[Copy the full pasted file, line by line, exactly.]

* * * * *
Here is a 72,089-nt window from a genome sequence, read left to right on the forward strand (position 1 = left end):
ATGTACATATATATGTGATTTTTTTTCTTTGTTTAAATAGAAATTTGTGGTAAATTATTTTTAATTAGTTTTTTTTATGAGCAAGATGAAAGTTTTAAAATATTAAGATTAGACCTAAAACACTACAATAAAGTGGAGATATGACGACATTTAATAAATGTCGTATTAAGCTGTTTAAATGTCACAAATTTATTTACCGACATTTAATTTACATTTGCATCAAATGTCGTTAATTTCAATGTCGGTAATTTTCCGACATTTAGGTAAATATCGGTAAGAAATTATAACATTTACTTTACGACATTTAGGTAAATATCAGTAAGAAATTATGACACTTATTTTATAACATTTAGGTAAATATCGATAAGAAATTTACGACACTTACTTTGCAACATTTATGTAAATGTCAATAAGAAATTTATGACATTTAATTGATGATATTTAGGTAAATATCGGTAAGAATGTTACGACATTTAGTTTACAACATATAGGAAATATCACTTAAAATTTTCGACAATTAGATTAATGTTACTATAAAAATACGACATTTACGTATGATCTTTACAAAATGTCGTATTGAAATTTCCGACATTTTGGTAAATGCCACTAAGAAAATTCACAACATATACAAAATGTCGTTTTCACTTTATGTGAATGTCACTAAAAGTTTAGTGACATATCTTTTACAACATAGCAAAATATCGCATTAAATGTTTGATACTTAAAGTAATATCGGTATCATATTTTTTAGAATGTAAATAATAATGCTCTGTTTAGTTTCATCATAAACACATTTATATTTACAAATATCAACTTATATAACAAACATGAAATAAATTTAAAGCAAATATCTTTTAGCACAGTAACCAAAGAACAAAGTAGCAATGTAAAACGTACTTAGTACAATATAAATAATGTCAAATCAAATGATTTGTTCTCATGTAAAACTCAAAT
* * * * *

Here is a 72,089-nt window from a genome sequence, read left to right on the forward strand (position 1 = left end):
ATGTACATATATATGTGATTTTTTTTCTTTGTTTAAATAGAAATTTGTGGTAAATTATTTTTAATTAGTTTTTTTTATGAGCAAGATGAAAGTTTTAAAATATTAAGATTAGACCTAAAACACTACAATAAAGTGGAGATATGACGACATTTAATAAATGTCGTATTAAGCTGTTTAAATGTCACAAATTTATTTACCGACATTTAATTTACATTTGCATCAAATGTCGTTAATTTCAATGTCGGTAATTTTCCGACATTTAGGTAAATATCGGTAAGAAATTATAACATTTACTTTACGACATTTAGGTAAATATCAGTAAGAAATTATGACACTTATTTTATAACATTTAGGTAAATATCGATAAGAAATTTACGACACTTACTTTGCAACATTTATGTAAATGTCAATAAGAAATTTATGACATTTAATTGATGATATTTAGGTAAATATCGGTAAGAATGTTACGACATTTAGTTTACAACATATAGGAAATATCACTTAAAATTTTCGACAATTAGATTAATGTTACTATAAAAATACGACATTTACGTATGATCTTTACAAAATGTCGTATTGAAATTTCCGACATTTTGGTAAATGCCACTAAGAAAATTCACAACATATACAAAATGTCGTTTTCACTTTATGTGAATGTCACTAAAAGTTTAGTGACATATCTTTTACAACATAGCAAAATATCGCATTAAATGTTTGATACTTAAAGTAATATCGGTATCATATTTTTTAGAATGTAAATAATAATGCTCTGTTTAGTTTCATCATAAACACATTTATATTTACAAATATCAACTTATATAACAAACATGAAATAAATTTAAAGCAAATATCTTTTAGCACAGTAACCAAAGAACAAAGTAGCAATGTAAAACGTACTTAGTACAATATAAATAATGTCAAATCAAATGATTTGTTCTCATGTAAAACTCAAAT